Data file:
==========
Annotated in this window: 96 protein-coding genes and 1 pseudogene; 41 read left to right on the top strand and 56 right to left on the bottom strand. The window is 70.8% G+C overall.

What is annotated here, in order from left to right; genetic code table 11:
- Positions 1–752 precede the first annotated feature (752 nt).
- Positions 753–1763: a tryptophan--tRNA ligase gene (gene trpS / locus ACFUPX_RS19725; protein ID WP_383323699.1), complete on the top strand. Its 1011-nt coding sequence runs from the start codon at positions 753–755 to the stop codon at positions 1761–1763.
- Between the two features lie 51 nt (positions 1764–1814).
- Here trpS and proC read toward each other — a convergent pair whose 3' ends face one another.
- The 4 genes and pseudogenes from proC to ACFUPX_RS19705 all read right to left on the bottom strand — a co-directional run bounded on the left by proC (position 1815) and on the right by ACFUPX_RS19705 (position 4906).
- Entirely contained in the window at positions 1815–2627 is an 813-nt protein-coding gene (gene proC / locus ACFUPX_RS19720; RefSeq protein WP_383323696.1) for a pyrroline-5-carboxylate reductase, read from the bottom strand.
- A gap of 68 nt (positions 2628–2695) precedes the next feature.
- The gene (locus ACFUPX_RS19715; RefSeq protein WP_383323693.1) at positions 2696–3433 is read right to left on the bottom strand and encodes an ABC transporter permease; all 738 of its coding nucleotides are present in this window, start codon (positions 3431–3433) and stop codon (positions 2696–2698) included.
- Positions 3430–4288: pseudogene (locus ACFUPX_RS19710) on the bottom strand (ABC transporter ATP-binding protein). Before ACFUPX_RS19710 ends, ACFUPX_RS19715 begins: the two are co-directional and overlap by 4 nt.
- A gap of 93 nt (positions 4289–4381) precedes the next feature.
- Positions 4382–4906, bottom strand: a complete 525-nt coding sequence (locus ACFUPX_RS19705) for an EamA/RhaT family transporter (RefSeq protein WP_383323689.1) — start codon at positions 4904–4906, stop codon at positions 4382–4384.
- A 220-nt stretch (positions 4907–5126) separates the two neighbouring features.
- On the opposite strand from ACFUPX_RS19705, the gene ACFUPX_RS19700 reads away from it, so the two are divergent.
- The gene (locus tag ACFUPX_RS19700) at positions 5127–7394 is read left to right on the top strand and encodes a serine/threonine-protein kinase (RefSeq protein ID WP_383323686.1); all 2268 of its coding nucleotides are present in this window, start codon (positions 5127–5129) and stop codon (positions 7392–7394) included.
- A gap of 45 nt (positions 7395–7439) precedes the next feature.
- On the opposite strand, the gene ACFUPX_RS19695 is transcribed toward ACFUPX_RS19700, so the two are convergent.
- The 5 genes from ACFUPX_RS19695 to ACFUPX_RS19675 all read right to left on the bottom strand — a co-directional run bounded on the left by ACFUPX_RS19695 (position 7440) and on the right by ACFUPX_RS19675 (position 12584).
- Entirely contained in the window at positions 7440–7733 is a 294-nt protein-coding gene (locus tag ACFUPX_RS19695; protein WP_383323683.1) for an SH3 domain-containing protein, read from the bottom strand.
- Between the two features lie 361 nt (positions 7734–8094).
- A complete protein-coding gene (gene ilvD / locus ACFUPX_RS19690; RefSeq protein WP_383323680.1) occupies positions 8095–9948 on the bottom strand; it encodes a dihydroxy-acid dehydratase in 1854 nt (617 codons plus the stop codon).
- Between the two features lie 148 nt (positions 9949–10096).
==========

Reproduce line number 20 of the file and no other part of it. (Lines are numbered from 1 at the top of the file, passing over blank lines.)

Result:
- Entirely contained in the window at positions 7440–7733 is a 294-nt protein-coding gene (locus tag ACFUPX_RS19695; protein WP_383323683.1) for an SH3 domain-containing protein, read from the bottom strand.